However, [Zahn’s] books remain so popular they could still have a Force-like pull on the movies.
~ Entertainment Weekly
Luke, Leia, and Han in the Sequel Trilogy won’t be the characters’ ages in the Thrawn Trilogy. In fact, most of the early information, including words from George Lucas himself suggested that Mark Hamill, Carrie Fisher, and Harrison Ford would reprise their roles, indicates his treatment concept expected them to be three decades older than when we last saw them in Return of the Jedi. To the surprise of some, all three actors have indicated they were willing to return to the galaxy far far away. Ford had infamously lobbied for Han Solo to die in The Empire Strikes Back or early in Return of the Jedi. For some fans, these casting decisions are a must; many expected this news to be revealed some time during the summer convention run, which in part contributed to the post-D23 backlash. Although I love what each of the actors brought to the roles, my fandom sun will not rise or set based on the casting decisions around the Big Three. Either way – same cast or recast – the Powers That Be can make a good movie. It’s my belief that they open up more storytelling options by recasting.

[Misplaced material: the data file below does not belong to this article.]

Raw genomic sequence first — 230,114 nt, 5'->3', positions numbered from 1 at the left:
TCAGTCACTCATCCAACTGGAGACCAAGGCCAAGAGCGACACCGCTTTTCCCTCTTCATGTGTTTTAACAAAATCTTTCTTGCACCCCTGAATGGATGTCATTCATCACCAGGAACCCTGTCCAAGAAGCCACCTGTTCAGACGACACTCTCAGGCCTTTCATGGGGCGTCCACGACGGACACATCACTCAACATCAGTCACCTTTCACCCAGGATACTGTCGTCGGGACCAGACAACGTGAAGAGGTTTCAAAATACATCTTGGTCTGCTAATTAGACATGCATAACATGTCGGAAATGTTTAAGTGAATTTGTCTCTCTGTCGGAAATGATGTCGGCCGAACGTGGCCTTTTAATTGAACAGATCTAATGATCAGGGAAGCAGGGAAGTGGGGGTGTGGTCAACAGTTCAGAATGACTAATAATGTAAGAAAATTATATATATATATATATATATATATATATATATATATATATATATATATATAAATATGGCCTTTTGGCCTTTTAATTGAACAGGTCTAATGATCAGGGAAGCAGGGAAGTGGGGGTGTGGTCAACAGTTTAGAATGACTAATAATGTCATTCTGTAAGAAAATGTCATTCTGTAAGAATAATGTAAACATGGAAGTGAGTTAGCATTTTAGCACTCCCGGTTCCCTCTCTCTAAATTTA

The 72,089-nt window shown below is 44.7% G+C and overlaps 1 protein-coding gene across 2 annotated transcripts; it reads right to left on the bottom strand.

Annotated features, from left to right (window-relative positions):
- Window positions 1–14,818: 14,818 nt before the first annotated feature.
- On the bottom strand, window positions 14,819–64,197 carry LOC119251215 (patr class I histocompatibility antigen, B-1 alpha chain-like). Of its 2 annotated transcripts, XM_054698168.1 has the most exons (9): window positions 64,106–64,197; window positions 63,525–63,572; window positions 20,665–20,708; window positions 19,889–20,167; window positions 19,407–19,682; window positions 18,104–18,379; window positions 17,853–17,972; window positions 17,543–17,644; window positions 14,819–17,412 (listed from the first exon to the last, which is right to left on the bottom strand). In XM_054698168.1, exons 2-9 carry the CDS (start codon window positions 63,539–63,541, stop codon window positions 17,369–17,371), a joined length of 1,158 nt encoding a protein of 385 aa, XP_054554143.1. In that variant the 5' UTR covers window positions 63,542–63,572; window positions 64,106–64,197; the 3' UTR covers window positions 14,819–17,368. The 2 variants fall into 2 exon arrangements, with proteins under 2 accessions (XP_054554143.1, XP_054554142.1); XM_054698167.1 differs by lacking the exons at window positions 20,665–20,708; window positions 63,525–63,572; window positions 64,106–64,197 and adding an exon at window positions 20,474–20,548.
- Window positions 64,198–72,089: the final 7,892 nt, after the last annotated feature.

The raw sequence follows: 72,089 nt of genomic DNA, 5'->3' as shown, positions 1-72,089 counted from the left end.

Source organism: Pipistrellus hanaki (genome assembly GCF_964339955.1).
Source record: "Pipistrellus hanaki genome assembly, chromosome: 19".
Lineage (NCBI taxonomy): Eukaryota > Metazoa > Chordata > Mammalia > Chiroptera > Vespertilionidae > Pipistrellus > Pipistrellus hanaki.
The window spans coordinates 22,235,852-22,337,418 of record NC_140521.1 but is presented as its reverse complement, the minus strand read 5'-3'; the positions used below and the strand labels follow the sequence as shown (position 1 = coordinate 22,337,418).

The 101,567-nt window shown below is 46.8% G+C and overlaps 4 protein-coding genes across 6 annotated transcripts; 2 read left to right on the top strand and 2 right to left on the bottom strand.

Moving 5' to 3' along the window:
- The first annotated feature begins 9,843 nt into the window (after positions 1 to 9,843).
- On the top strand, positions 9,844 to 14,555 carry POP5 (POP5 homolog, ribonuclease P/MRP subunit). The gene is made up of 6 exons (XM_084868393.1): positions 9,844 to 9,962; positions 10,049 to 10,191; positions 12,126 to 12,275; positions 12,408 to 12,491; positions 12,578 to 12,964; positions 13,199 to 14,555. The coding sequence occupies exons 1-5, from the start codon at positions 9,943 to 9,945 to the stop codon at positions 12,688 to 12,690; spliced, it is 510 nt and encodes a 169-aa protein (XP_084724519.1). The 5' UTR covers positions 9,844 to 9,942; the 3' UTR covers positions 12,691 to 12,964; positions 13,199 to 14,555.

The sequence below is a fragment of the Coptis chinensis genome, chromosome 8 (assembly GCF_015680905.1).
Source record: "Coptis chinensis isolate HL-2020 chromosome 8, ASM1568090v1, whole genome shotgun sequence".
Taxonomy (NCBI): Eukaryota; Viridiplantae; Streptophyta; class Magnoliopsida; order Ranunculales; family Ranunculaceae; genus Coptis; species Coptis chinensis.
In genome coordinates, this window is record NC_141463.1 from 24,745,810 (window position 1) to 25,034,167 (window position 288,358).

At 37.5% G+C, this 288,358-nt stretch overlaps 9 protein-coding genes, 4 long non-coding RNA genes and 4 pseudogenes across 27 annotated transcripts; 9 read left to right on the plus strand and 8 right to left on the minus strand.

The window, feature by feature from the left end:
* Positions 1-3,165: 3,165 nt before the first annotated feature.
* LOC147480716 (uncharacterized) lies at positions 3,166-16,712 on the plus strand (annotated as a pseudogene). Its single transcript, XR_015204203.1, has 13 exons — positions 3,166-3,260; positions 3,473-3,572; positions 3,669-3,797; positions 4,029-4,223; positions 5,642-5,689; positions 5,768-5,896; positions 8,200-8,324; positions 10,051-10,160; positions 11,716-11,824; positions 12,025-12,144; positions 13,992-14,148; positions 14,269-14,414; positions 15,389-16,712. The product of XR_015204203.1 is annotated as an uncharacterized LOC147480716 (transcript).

As debates run rampant around the indispensability of Robert Downey Jr. as Iron Man and Christian Bale as Batman, it seems Star Wars is running into the same fandom nostalgia hurdle with the Big Three. Star Wars has already recast major characters. Anakin Skywalker and Obi-Wan Kenobi were recast twice; Emperor Palpatine and Padmé Amidala were recast, as well. If his rumored standalone film gets greenlit, Han Solo will be recast regardless, too. For Star Trek, J.J. Abrams recast a whole starship crew of iconic characters, including seemingly untouchable Kirk and Spock. Characters are not actors, no matter what some fans think, do, or say. Good storytellers know that. Much of Star Trek’s success was owed to the fact that the new iterations stayed true to fans’ expectations. The reboot provided the same characters fans knew and loved in an entirely new situation. On the margins it threw a few curveballs, like Uhura paired romantically with Spock (which was not unimaginable to fanfiction readers), and undoubtedly Episode VII will throw a few of its own. What the movie can’t risk doing, though, is creating a story that completely subverts the expectations fans have built up – not just in their own minds, but from two decades of officially licensed stories and merchandise from Lucasfilm itself. Thrawn and Mara may not be part of the cinematic canon, but within the collective consciousness of the fandom they are far more well-known and well-loved than movie characters like Dexter Jettster, Bail Organa, or Chief Chirpa. Han may not have married Leia onscreen in Return of the Jedi, but after over twenty years and hundreds of books, short stories, and comics relying on that narrative, it is as real to the fandom as the twin suns of Tatooine.